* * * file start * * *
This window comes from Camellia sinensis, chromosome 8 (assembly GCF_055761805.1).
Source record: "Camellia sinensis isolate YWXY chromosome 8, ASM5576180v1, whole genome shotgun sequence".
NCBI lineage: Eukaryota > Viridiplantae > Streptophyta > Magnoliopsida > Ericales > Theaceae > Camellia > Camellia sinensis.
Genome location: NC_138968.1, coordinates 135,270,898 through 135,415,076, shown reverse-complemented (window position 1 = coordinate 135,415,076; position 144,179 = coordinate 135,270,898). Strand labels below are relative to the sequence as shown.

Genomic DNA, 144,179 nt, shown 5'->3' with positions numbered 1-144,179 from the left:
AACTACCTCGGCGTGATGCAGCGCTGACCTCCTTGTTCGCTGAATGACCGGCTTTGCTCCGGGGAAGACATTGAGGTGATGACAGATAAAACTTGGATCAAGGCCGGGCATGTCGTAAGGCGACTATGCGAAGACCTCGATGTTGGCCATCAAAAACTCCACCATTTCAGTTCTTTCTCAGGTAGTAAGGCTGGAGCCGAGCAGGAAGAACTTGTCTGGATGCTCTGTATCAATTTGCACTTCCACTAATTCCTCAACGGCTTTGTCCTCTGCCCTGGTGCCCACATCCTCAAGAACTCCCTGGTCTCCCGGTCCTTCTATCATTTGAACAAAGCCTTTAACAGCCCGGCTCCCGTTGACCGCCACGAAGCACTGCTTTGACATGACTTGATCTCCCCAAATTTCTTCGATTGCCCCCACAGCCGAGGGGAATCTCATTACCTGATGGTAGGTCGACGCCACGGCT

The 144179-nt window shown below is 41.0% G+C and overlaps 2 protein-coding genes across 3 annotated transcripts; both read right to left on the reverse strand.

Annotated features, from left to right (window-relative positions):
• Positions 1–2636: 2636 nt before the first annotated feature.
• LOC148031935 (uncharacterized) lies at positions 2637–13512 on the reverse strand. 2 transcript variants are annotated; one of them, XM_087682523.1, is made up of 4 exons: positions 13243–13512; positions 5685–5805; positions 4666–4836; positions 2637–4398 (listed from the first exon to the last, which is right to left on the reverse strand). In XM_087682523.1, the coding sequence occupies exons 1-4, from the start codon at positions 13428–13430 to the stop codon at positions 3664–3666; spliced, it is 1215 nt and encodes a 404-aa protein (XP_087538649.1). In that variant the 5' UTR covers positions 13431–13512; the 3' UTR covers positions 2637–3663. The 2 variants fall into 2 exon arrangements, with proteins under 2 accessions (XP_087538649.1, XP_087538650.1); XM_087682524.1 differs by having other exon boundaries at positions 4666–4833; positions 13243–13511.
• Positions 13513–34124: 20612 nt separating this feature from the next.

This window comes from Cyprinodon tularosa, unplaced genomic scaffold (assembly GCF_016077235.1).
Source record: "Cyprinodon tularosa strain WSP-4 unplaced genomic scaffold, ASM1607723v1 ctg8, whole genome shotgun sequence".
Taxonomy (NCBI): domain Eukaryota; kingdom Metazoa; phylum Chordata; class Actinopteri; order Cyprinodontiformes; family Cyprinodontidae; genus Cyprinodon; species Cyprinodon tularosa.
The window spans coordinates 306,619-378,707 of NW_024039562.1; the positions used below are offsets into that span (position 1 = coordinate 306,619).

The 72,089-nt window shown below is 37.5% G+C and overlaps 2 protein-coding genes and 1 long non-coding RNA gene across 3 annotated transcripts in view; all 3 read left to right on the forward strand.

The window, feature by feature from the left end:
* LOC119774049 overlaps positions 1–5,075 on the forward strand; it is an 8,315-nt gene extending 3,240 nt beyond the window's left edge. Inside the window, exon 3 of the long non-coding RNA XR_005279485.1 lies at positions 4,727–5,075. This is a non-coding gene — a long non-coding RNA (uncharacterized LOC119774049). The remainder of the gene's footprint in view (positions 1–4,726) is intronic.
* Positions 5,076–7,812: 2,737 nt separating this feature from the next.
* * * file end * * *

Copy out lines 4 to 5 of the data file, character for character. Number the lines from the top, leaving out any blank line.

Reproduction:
Genome location: NC_138968.1, coordinates 135,270,898 through 135,415,076, shown reverse-complemented (window position 1 = coordinate 135,415,076; position 144,179 = coordinate 135,270,898). Strand labels below are relative to the sequence as shown.

Genomic DNA, 144,179 nt, shown 5'->3' with positions numbered 1-144,179 from the left: